May 2021 sees a whole series of elections take place across the UK on the same day, the biggest exercise in British democracy outside of a general election.
On 6 May – dubbed “Super Thursday” by political pundits – elections will be taking place across England to decide on councillors for 145 local authorities and 13 directly elected mayors.
Conservative leader Boris Johnson and his Labour rival Sir Keir Starmer have both been out campaigning for their parties across England, as they seek to gain political momentum from the local results.
In Scotland, voters will be asked to elect members to the Scottish parliament on 6 May – a crucial contest which will shape the fate of the independence question in the months ahead.
SNP leader Nicola Sturgeon has claimed any kind of pro-independence majority (the Scottish Green also favour a breakaway) will amount to a mandate for a second referendum on separation from the UK.
An election is also taking place in Wales on 6 May to elect members to the Welsh parliament, which could see one party win an overall majority for the first time since the creation of the Senedd.
The latest Opinium poll shows Labour within touching distance of a majority – forecast to win 29 of the 60 seats, just two short of an overall control. Plaid Cymru has promised a referendum on Welsh independence within five years if it comes to power.
In London, voters are being asked to elect both the next mayor and members of the London Assembly, the body which scrutinises whoever else wins the mayoral contest.
The latest Savanta ComRes poll shows the Labour incumbent Sadiq Khan on course to become mayor again, with 41 per cent support in the capital.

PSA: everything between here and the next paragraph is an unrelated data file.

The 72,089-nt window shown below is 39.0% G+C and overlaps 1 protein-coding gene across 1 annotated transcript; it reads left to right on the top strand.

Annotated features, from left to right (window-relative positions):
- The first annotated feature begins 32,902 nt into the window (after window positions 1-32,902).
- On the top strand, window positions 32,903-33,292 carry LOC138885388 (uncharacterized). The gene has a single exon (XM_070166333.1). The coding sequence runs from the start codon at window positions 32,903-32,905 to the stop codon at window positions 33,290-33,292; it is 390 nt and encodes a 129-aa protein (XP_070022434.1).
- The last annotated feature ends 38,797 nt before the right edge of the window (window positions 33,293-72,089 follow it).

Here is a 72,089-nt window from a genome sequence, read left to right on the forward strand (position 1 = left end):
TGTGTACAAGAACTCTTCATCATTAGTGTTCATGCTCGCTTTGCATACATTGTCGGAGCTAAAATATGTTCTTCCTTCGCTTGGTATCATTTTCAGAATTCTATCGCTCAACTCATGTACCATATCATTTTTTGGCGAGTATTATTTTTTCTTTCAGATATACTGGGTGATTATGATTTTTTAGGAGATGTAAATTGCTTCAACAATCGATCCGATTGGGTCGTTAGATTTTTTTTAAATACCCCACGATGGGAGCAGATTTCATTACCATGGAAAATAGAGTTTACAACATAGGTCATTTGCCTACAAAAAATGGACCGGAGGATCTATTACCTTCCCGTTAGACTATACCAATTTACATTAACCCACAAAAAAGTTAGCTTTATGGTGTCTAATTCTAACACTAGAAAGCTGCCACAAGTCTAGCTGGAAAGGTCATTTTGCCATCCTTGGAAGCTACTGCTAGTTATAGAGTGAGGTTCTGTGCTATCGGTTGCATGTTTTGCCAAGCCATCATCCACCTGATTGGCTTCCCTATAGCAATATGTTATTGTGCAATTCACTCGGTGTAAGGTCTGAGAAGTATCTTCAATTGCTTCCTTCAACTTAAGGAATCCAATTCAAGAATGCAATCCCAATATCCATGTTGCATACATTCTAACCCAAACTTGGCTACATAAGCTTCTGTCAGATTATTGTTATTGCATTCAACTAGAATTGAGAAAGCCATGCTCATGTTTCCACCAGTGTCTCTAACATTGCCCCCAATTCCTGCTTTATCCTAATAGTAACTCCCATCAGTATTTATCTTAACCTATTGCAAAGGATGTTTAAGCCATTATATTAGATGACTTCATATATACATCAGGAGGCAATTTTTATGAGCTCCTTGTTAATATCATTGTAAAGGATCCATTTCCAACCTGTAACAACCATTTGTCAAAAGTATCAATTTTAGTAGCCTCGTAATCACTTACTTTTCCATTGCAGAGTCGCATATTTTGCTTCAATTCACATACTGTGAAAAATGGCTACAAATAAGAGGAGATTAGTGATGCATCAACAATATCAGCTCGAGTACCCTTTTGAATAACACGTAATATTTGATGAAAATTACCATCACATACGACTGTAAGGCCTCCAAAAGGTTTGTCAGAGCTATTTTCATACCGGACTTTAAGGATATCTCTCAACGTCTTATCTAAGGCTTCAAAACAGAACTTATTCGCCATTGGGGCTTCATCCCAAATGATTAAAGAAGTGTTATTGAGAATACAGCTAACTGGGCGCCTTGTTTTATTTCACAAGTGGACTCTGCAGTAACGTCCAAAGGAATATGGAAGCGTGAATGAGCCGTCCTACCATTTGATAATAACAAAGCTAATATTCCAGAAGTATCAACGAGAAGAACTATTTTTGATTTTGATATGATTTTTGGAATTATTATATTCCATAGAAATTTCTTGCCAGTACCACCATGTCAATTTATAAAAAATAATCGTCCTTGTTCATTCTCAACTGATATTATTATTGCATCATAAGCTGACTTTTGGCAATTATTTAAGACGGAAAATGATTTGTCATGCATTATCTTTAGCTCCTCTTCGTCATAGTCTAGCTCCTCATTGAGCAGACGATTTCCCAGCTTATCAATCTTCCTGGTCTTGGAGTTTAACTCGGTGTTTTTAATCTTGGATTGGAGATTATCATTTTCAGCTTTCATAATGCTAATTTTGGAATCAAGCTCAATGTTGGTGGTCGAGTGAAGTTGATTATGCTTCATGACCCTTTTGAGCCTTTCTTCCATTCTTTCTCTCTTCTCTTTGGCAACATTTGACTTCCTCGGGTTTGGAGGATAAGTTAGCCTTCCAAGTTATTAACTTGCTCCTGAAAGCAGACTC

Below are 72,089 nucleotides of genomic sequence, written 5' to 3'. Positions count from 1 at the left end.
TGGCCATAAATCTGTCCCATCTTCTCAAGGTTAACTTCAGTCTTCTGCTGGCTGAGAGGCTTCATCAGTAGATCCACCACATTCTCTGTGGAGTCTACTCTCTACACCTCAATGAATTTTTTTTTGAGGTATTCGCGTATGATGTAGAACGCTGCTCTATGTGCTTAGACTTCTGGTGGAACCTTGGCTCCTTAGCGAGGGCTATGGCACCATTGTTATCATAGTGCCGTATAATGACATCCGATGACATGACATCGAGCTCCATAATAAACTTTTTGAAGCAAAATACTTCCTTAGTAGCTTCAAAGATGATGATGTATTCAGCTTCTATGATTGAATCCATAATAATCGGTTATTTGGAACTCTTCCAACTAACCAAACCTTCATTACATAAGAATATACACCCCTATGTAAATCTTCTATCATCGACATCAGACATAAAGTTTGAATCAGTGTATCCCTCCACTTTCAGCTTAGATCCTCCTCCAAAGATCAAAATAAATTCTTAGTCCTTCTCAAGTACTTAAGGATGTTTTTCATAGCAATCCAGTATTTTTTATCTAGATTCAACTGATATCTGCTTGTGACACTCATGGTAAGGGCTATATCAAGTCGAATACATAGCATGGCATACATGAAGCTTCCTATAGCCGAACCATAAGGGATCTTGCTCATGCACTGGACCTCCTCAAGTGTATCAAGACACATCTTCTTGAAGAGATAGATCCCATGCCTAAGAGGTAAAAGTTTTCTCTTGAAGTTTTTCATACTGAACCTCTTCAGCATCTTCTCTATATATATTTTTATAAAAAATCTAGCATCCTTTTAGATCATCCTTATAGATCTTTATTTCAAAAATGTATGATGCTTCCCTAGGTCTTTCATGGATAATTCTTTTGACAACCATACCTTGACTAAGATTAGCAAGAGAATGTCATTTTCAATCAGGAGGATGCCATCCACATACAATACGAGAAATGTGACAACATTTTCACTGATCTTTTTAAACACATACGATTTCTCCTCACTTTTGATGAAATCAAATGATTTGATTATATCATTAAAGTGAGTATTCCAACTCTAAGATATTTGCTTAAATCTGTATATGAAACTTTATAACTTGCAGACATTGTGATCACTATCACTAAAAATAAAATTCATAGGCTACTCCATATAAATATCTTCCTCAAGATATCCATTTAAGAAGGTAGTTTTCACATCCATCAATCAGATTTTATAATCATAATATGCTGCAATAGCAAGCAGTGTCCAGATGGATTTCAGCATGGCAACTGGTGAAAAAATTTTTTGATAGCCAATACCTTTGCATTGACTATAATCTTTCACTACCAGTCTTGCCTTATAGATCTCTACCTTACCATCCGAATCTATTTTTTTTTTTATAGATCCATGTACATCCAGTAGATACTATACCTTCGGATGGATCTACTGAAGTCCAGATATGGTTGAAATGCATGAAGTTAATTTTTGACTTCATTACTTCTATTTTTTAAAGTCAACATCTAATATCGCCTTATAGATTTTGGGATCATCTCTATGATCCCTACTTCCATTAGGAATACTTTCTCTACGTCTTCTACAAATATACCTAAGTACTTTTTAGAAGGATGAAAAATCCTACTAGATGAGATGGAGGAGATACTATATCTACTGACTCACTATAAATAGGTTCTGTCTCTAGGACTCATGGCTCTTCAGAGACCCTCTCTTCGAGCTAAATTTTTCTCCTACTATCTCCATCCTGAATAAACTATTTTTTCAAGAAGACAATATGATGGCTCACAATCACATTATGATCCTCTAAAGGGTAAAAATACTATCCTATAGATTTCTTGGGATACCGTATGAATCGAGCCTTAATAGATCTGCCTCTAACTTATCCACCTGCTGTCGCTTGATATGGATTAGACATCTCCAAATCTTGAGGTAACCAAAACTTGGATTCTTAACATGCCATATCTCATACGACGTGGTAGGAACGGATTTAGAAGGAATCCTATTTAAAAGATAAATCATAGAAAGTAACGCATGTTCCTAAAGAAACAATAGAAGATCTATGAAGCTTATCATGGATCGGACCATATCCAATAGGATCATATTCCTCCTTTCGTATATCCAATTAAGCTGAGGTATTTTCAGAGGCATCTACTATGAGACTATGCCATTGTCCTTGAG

The Tory candidate Shaun Bailey languishes well behind on 28 per cent, while the Lib Dems’ Luisa Porritt is on 8 per cent and the Green party’s Sian Berry on 6 per cent.
To add to the political drama on 6 May, there is also a parliamentary by-election taking place in Hartlepool, in north-west England.
The by-election was sparked by the resignation of Labour MP Mike Hill, ahead of an employment tribunal over allegations of sexual harassment. Recent polling shows Labour is on course to lose the “red wall” seat to the Tories for the first time in half a century.
Experts are not sure whether turnout will be significantly lower because of the Covid-19 crisis. These elections were due to take place in May 2020, but were pushed back because of the pandemic.
Voters have been encouraged to come out and vote as normal, but will have to wear masks inside local polling stations.
If you are not already registered to vote, you won’t now be able to take part on the 6 May elections.
Nearly 90,000 people applied to register to vote on the day before the deadline, according to government figures. But the figure is well below the 660,000 applications which came in on deadline day ahead of the 2019 general election.
Join our new commenting forum
Join thought-provoking conversations, follow other Independent readers and see their replies